Friday, December 17, 2010

Invited to the Governor's Mansion!

The Utah's Governor's mansion, right there on South Temple Street, just a bit up the way from work...
I got invited to visit!

It was kind of our governor to extend such a lovely invitation to visit during the holiday season to see the historic mansion decked out in Christmas finery.

Governor Herbert and his wife reside on the second floor; I only got to see the first floor.
( and anyone else in the world who wanted to drop by between 2 and 5 pm on Dec. 16th that is.)
I was only a tad disappointed to learn that I would not be invited to see the second floor AND perhaps even more disappointed to learn that the third floor ball room would also not be available for my perusal.
Nor would anything inside be available for photographing.
(To see inside, click HERE)

The mansion was built in 1903 by Thomas Kearns.  He was born in Canada, then moved to Nebraska before finally coming to Salt Lake City. He worked as a miner, learned to read and figure, dug into geology books and struck silver, big time.
My favorite detail: Upon hitting the silver vein up in the Park City mountains, he then RAN back to Park City where the girl he favored was attending a dance.  He cut in on her dance partner and proposed marriage. 
She accepted!
The house they built cost close to $400,000 back then. They also gave a lot of money to the Catholic church and children's charities.
Eventually the mansion was giving to the State of Utah to be used as a Governor's mansion.
Today the mansion is heavily used for official events, including the ball room.
(I am trying to figure out what I would need to do to be invited to see the ball room. I am even willing to don a formal gown and heels if that would do the trick...)

I really hadn't paid much attention to the building until just the other day.  It was all lit up so nicely in the dark, and there was a blurb in the paper about tours being available.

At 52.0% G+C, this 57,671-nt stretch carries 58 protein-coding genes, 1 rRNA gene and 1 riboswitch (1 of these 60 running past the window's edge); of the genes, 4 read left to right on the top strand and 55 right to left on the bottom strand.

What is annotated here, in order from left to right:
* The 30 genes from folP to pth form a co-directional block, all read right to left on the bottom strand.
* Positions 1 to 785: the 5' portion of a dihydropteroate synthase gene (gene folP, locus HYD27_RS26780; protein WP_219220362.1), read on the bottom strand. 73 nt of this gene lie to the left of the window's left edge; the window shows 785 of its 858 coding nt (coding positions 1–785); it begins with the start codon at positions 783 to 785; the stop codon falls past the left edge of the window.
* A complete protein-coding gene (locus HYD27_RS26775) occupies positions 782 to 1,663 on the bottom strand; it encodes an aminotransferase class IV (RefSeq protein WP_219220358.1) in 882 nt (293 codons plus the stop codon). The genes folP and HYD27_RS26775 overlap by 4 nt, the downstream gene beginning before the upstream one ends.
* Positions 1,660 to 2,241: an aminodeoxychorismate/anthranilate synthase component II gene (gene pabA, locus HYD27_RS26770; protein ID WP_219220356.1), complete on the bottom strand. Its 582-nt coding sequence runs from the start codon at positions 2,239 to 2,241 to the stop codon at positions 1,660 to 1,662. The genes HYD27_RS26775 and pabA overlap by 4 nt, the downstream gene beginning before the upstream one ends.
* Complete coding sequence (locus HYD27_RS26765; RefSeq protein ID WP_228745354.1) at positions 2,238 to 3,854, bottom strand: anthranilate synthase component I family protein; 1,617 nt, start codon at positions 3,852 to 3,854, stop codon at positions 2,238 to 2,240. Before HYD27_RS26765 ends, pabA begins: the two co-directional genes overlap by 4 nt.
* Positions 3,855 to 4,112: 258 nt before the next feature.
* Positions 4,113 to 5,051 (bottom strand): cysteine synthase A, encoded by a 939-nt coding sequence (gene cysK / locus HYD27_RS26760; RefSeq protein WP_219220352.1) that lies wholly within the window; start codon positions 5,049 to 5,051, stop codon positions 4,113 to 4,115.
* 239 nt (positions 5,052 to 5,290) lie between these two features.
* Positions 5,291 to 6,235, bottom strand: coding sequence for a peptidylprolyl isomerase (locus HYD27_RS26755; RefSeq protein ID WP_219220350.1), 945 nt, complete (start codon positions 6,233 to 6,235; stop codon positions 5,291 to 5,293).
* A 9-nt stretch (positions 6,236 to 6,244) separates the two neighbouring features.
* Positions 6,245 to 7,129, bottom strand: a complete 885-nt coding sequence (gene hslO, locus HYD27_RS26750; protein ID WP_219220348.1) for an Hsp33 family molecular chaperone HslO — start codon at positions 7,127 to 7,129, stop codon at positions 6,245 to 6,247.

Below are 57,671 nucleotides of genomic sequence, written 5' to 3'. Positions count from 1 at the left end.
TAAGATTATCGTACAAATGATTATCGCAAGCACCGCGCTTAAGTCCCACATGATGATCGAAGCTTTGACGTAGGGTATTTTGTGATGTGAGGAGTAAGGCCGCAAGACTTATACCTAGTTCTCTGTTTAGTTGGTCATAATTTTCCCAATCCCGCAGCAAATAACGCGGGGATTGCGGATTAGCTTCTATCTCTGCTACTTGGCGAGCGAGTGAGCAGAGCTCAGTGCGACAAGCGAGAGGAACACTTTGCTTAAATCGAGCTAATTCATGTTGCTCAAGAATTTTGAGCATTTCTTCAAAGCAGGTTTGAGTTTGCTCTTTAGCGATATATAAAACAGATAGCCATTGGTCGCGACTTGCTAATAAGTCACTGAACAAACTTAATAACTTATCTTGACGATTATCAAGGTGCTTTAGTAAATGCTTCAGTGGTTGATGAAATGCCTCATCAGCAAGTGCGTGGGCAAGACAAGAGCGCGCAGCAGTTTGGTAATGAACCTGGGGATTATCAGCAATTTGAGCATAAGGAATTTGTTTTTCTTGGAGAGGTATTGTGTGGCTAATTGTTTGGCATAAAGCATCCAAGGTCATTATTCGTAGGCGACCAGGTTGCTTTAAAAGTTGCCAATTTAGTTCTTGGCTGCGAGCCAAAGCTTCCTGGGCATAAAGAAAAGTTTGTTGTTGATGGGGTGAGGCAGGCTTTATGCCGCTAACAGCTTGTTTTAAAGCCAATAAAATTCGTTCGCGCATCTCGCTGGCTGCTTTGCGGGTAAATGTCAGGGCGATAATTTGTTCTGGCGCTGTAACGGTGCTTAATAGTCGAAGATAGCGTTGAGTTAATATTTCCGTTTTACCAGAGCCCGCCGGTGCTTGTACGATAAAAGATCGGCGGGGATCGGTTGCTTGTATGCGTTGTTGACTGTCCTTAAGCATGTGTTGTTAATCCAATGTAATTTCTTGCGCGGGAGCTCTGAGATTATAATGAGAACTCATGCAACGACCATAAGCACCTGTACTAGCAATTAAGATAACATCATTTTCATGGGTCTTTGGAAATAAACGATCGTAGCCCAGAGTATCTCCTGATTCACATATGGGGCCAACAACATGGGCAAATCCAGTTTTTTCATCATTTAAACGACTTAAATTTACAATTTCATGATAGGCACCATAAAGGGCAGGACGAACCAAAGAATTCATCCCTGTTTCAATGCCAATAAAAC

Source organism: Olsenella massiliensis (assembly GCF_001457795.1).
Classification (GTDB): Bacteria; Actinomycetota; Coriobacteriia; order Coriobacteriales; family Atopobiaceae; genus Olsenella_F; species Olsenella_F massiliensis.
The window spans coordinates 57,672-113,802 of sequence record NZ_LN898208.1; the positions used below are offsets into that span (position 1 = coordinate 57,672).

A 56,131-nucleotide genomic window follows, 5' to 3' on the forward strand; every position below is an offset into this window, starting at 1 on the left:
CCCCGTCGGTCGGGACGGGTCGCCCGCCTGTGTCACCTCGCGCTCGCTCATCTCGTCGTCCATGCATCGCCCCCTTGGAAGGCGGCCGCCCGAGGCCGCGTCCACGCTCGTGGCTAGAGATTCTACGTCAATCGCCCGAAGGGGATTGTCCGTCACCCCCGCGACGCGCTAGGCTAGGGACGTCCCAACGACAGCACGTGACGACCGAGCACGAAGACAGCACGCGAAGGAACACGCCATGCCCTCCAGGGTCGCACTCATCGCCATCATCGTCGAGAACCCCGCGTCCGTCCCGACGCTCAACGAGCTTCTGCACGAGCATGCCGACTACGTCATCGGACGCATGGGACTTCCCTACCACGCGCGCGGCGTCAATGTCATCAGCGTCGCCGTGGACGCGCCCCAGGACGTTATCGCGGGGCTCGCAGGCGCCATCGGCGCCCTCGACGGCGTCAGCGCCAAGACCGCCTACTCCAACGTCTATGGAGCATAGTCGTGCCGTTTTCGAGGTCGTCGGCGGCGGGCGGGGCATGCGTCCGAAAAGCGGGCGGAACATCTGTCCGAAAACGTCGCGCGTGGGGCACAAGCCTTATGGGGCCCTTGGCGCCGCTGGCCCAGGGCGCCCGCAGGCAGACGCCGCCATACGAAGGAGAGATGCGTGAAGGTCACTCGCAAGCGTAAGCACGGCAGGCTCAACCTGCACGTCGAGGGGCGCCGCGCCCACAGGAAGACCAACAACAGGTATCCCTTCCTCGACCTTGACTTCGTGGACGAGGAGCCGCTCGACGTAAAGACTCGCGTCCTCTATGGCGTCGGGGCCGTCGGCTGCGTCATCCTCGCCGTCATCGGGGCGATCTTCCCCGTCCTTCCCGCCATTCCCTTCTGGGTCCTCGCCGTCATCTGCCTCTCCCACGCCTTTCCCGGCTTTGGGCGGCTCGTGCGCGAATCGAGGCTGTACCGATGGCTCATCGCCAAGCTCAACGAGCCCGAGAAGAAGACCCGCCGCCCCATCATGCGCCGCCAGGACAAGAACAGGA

I asked Bernie if he was game to go see what there was to see, for free...and he said yes.
The "tour" actually was a walk through the entry hall, living area, formal dining, library, kitchen and butler's pantry and informal dining room.
The hand carved woodwork was amazing, as was the plaster detailing on the ceiling. It looked like cake decorating and actually was created by hand using plaster and glue and a small trowel.

It is so nice to have a photographer along to record these sort of visits to the homes of elected officials.

Just a peek could be seen from the outside of the turquoise themed Christmas tree on the inside in the living room.

I can never figure out why the perspective is so weird on flag poles when shooting up...
But you can get a better feeling for the work on the upper floors of the building.

I don't know why the Kearns decided this rather grim looking person should adorn the outside of the house.

Or why TWO of them were placed, for heaven sakes.
Kearns wound up being a Utah State Senator, and a personal friend of President Theodore Roosevelt.
Roosevelt actually stayed at the mansion to visit his old friend once.

A beautiful chandelier made of sterling silver can also be seen from outside.
The tour included having several ladies inside who pointed out details about each room and gave a little bit of history about the house.
I was told it was a very brief tour; that in summer the house is also open on Tuesdays and Thursdays for a more detailed tour with more information about the Kearns and the house.
The grounds would also have the rose garden and other features at their best at that time.
Something to look forward to...
From the big mansion Bernie and I returned to our little mansion.
Packed our bags and headed up into the hills.
I wish I could say that we too would find a silver streak up there, but instead we will be staying at the Downtown Park City Marriott resort, where it is below freezing and snow is expected on Saturday.
Our timeshare has a cozy fire, a big TV, hot tubs and great restaurants.
It is our anniversary weekend...
Kisses and snuggles galore.
More later.
Have a great weekend yourself!

Wednesday, December 15, 2010

Aversion to letter writing

Christmas letter writing:  I used to do it all the time.

Drafting a Christmas letter was such a fun thing to do, especially once we got a computer! 

Then it got a bit trickier: I had to figure out how to space the body of the letter so the words would fit within the Christmas letter paper's design.  I had to edit the letter down to be both brief and interesting while still recounting the events of each year.

Of course before that Christmas letter writing tradition started, I used to make cookies for the neighbors.
That took a lot of time.

Then I used to hand make ALL my friends an ornament each year and also did a handwritten greeting on a Christmas card. 

Eventually the ornament making (mostly done with two babies milling about my work space) gave way to just a card, then a computer generated Christmas letter on colored paper.

It is just wonderful now to look back on those letters detailing what our little family was up to: soccer, Scouts, Church, jobs, injuries.